Among the many approaches used to understand auxin function, the increasing use of modeling tools was striking at this meeting. The presentation of Ottoline Leyser on the control of shoot branching by hormones illustrated how auxin transport canalization models have led to the idea that an auxin transport switch could integrate competition between different auxin sources and explain how auxin acts in the control of bud activation (Prusinkiewicz et al., 2009). Yuling Jiao similarly used an auxin canalization model suggesting that competition between emerging leaves and the center of the meristem is essential for controlling the size of the stem cell niche at the shoot apical meristem. The timing of lateral organ initiation at the shoot apical meristem is established by auxin-based inhibitory fields, and Teva Vernoux (École normale supérieure de Lyon, Lyon, France) showed that this timing is noisy, inducing defects in shoot phyllotaxis (Besnard et al., 2014). He further demonstrated that including stochasticity in signal perception in an inhibitory-field model can recapitulate these biological observations, suggesting that making a new organ in response to auxin and other signals could be based on a probabilistic decision (Refahi et al., 2016). Riccardo di Mambro from Sabrina Sabatini's laboratory (La Sapienza University, Rome, Italy) showed how they used a cell-based auxin transport model to analyze the interaction between auxin and cytokinins in setting root meristem size. Their analysis suggests that cytokinins, via the regulation of auxin degradation and polar transport, determine the localization of an auxin minimum at the upper boundary of the meristem that is required to set meristem size. Several presentations also illustrated how modeling can be used to understand the role of abiotic and biotic factors in modulating auxin-dependent development. Kirsten ten Tusscher (Utrecht University, Utrecht, The Netherlands) showed that a cell-based model allowed them to understand the regulation of halotropism (when roots grow away from salt) by auxin. Although a major role for PIN2 had been established, the model further pointed to important roles for positive feedback by auxin on both auxin efflux and influx (van den Berg et al., 2016). In his analysis, discussed above, Alexis Maizel also used cell-based models to establish that layer formation in lateral roots is an emergent property resulting from both the deformation pattern of the tissue and from the orientation of cell division (von Wangenheim et al., 2016). Eva Deinum (Wagenigen University, Wagenigen, The Netherlands) also used modeling in the context of symbiosis to suggest that a diffusible signal coming from the epidermis could trigger the local accumulation of auxin, allowing for nodule initiation through interaction with auxin transport (Deinum et al., 2016). Ben Scheres further highlighted the power of modeling to understand auxin-dependent processes at a cellular scale. He explained how modeling microtubule biochemistry in realistic cell shapes obtained from early embryo segmentation has allowed him and his colleagues to predict and test when and where auxin could bias microtubule organization, a mechanism that could be essential for the activity of auxin in orienting cell division.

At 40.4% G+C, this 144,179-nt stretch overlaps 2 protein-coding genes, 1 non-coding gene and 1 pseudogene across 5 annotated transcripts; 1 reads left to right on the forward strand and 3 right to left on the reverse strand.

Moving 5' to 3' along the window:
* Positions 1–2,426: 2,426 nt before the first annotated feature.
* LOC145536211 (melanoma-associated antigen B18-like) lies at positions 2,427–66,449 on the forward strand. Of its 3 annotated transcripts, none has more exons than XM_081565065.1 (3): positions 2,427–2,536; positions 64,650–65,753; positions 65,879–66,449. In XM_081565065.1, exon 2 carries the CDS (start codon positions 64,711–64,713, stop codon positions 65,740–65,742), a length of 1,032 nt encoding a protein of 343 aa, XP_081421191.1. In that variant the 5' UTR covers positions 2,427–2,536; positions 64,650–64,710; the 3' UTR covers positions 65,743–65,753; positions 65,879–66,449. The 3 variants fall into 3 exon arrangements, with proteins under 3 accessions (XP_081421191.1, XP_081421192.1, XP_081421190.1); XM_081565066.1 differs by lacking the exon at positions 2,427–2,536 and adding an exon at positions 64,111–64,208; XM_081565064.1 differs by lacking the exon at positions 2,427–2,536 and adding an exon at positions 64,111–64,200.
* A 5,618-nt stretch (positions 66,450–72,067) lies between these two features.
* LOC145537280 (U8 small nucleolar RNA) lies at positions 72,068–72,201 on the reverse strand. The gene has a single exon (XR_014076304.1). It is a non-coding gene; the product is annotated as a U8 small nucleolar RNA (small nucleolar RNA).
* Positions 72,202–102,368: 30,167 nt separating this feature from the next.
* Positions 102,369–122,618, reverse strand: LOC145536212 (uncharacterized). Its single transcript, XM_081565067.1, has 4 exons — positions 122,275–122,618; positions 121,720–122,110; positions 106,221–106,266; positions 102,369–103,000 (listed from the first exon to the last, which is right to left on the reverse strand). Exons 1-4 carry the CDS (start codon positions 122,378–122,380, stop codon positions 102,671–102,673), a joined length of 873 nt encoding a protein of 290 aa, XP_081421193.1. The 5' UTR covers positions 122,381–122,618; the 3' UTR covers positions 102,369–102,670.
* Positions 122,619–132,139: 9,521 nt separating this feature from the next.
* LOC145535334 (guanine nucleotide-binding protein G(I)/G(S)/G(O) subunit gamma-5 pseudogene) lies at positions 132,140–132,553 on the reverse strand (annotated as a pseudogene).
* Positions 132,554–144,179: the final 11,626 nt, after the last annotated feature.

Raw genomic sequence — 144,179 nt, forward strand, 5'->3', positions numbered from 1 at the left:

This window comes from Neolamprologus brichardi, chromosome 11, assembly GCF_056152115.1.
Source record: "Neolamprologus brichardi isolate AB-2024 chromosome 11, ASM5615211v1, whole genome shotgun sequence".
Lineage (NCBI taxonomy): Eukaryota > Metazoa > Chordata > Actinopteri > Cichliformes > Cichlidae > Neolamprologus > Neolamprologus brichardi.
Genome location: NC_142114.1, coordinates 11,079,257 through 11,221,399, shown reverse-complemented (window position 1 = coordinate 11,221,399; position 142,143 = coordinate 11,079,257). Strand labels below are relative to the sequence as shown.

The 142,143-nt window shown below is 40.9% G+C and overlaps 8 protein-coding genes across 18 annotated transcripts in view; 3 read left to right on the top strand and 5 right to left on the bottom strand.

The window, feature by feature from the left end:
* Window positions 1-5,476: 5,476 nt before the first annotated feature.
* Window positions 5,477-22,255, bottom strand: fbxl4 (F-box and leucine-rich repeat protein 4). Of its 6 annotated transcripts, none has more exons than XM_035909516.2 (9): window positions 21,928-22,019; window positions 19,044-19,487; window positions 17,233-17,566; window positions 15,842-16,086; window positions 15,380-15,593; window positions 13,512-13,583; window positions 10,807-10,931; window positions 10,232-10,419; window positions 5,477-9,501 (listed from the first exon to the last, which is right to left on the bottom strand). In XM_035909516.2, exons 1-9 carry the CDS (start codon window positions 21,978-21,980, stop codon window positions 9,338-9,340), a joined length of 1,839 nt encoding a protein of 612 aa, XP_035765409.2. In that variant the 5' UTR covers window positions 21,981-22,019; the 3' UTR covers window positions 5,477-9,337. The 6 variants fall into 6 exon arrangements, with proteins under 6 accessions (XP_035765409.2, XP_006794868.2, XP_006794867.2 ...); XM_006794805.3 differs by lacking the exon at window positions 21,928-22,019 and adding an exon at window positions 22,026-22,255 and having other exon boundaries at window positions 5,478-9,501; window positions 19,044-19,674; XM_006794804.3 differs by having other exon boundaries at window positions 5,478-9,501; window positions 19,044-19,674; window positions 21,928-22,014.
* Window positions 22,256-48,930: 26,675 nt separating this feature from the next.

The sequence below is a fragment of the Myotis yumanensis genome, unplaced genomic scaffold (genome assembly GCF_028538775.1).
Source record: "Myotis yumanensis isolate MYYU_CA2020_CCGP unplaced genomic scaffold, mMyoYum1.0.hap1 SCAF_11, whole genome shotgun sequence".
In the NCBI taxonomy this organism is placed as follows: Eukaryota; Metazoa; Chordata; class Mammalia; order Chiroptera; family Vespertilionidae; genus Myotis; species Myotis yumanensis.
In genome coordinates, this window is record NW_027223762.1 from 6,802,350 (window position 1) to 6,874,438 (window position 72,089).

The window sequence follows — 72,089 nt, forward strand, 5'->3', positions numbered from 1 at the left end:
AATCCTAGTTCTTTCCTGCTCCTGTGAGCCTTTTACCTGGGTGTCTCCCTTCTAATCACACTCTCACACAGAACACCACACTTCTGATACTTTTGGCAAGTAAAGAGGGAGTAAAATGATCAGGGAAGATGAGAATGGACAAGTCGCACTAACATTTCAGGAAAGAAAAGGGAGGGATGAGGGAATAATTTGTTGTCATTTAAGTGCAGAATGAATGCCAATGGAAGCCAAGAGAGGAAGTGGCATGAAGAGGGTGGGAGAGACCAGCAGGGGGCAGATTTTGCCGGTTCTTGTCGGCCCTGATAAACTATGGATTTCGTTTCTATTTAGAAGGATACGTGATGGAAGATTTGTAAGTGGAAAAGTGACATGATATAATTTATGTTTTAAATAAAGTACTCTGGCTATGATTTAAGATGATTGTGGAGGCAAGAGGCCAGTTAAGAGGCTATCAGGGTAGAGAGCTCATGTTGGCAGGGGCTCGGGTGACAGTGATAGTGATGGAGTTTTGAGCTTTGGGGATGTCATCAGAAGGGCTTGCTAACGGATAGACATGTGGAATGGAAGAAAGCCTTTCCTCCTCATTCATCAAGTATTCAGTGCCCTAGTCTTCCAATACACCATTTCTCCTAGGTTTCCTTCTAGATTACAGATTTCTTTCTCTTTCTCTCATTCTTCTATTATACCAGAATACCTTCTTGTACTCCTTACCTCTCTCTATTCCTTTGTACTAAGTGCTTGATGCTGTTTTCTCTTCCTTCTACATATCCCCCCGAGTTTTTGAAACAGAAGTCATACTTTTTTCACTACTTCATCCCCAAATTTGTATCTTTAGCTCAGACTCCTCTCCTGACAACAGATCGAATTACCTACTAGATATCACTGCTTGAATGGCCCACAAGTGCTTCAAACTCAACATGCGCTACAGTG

Synthetic biology has also emerged in recent years as a powerful approach to understand biological mechanisms. It has been applied to auxin by reconstructing the auxin signaling pathway regulating transcription in yeast (Pierre-Jerome et al., 2014), as discussed by Amy Lanctot from Jennifer Nemhauser's laboratory (Washington University, Seattle, WA, USA). She further showed how this synthetic pathway can be used to analyze how the organization of ARF-binding motifs in promoters influences binding and transcriptional activity, an analysis that supports the idea that it is not only binding site spacing that determines activity in response to a given ARF but also the number and orientation of sites (Pierre-Jerome et al., 2016). Eric Klavins (Washington University, Seattle, WA, USA) further discussed how the logic underlying the auxin pathway can be used to design synthetic networks and even cell-cell communication systems (Khakhar et al., 2016). He also showed that an inducible auxin-degradable transcription factor can allow the design of a switch that controls growth in yeast. His presentation provided an original perspective on how the knowledge that has accumulated over the years on auxin can be used to design new biological functions in organisms other than plants.